Methodist Church

Hook Road, Paparoa

  • Methodist Church.
    Copyright: NZ Historic Places Trust. Taken By: Stuart Park.

List Entry Information

List Entry Status Listed List Entry Type Historic Place Category 2 Public Access Private/No Public Access
List Number 3910 Date Entered 6th September 1984

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City/District Council

Kaipara District

Region

Northland Region

Legal description

Pt Lot 1 DP 99263 Blk XI Matakohe SD

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Construction Professionalsopen/close

Cooksey, S.B.

Samuel Cooksey

Symonds, W.J

William James Symonds was from Hook Wood, Shipbourne, Kent, England. He arrived in New Zealand on the Matilda Wattenbach in September 1862 as part of the Albertland settlement scheme, and was one of the first Albertland settlers in the area. Symonds was married to Elizabeth Haines by Rev. Gittos at Rangiora mission station in September 1866. Elizabeth was one of the family of George Haines, an Albertland immigrant who had arrived on the Hanover. The Haines family operated the store at Pahi.

In 1864 Symonds and fellow settler J. Hook erected a Government barracks building at Pahi to provide shelter for new arrivals in the district. Symonds built a substantial boatbuilding yard and sawmill at Pahi, and subsequently built the sawmill across the river at Whakapirau, which he later sold to Chadwick before leaving the district in the 1880s.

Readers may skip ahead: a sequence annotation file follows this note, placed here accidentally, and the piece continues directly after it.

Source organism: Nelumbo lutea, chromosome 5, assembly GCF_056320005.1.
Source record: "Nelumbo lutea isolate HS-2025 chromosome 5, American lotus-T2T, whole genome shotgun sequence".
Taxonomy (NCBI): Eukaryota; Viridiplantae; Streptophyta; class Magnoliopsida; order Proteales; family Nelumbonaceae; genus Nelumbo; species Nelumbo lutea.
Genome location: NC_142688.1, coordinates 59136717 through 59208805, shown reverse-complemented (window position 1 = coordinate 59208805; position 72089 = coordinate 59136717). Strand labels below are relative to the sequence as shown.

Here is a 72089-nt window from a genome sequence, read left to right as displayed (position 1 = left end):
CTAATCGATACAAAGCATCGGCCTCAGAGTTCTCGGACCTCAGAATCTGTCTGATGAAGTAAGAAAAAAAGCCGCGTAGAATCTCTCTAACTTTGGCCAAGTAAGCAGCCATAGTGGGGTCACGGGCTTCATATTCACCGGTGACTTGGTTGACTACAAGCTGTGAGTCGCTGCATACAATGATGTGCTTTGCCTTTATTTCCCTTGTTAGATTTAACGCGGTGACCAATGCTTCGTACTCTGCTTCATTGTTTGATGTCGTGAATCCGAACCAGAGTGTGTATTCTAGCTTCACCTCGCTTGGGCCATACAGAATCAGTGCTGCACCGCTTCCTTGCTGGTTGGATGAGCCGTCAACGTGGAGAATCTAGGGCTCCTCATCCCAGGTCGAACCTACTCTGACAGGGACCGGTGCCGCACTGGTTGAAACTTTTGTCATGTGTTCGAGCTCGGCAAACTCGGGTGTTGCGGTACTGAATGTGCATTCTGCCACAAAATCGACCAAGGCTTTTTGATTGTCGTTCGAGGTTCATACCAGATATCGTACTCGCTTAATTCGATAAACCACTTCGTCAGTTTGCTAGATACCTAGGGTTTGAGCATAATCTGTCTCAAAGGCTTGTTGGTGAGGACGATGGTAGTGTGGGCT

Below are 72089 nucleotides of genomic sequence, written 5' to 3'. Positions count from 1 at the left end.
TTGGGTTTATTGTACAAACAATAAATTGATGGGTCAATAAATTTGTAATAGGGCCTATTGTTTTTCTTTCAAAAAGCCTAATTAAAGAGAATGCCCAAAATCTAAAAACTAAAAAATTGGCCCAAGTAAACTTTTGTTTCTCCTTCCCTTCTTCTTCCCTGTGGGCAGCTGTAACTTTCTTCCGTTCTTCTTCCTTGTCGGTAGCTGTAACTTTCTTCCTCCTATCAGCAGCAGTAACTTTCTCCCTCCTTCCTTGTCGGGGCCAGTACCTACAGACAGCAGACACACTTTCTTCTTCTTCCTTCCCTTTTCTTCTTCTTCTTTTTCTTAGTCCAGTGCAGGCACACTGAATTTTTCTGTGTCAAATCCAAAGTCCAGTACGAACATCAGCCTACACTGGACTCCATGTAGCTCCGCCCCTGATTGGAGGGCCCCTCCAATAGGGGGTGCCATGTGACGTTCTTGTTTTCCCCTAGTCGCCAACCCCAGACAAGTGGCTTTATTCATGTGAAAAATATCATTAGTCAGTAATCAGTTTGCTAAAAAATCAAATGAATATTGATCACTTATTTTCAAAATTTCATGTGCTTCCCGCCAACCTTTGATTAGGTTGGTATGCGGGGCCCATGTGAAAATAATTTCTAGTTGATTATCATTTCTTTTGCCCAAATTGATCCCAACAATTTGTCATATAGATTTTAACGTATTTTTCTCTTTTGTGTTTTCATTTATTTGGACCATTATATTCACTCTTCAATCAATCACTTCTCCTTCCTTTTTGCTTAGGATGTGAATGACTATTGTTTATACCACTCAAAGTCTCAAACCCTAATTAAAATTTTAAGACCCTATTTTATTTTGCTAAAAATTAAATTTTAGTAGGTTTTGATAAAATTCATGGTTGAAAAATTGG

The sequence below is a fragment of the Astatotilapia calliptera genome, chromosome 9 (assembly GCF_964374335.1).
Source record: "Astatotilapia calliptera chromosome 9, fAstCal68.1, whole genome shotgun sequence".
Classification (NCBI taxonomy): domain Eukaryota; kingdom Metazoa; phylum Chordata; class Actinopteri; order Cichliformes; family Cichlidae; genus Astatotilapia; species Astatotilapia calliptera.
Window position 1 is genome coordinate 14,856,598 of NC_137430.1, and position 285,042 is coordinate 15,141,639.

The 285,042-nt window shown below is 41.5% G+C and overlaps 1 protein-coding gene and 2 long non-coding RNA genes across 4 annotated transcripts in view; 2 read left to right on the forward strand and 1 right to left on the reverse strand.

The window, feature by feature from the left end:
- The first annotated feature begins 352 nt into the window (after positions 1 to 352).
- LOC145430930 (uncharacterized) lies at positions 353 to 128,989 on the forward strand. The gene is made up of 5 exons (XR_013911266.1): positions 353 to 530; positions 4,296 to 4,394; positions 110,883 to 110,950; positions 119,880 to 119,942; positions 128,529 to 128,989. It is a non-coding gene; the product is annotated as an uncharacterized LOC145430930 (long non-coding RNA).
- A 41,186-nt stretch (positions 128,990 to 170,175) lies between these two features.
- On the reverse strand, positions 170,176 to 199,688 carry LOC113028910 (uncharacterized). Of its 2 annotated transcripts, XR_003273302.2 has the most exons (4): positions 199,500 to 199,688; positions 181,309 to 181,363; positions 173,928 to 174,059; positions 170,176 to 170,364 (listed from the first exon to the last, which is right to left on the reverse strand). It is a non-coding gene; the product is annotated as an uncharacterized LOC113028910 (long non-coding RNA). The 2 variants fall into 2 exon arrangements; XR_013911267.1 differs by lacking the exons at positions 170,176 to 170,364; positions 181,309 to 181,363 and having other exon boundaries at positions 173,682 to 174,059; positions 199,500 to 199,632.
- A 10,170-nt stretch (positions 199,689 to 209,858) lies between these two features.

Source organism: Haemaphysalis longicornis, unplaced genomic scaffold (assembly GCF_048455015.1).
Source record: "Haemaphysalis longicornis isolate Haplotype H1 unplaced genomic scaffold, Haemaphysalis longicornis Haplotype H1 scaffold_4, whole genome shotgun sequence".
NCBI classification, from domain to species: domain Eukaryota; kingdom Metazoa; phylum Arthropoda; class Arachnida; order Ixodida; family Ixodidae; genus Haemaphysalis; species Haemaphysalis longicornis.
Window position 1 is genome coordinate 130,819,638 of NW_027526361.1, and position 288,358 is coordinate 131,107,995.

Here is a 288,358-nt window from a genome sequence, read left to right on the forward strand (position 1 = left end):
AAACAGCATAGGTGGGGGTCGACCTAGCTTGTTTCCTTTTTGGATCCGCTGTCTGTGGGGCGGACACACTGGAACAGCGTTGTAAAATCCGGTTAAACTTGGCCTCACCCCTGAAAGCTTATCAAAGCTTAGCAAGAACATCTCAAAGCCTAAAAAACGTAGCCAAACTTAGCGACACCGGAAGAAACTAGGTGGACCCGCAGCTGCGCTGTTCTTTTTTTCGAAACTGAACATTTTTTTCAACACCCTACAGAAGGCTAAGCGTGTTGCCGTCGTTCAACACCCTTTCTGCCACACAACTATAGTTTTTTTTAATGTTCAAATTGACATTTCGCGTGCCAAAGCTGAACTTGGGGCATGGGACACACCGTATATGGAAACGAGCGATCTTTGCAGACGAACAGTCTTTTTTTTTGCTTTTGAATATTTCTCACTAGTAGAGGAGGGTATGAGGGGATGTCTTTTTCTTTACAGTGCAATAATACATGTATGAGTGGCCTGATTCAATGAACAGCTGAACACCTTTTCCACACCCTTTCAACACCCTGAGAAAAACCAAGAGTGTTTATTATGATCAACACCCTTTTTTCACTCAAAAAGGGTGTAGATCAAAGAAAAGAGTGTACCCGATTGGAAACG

Symonds was a skilled builder, boatbuilder and blacksmith. He was described as ‘an absolute genius who could make almost anything’. He died in 1912 at Hastings.

With partner Samuel Cooksey, Symonds built a number of public buildings such as St Mark’s Church at Paparoa in 1876 (NZHPT Record Number 3912, destroyed by fire 2005). Symonds was responsible for the design of the Paparoa Methodist church, which Cooksey built (NZHPT Record Number 3910).

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Construction Dates

Original Construction
1878 -

Other Information

Please note that entry on the New Zealand Heritage List/Rarangi Korero identifies only the heritage values of the property concerned, and should not be construed as advice on the state of the property, or as a comment of its soundness or safety, including in regard to earthquake risk, safety in the event of fire, or insanitary conditions.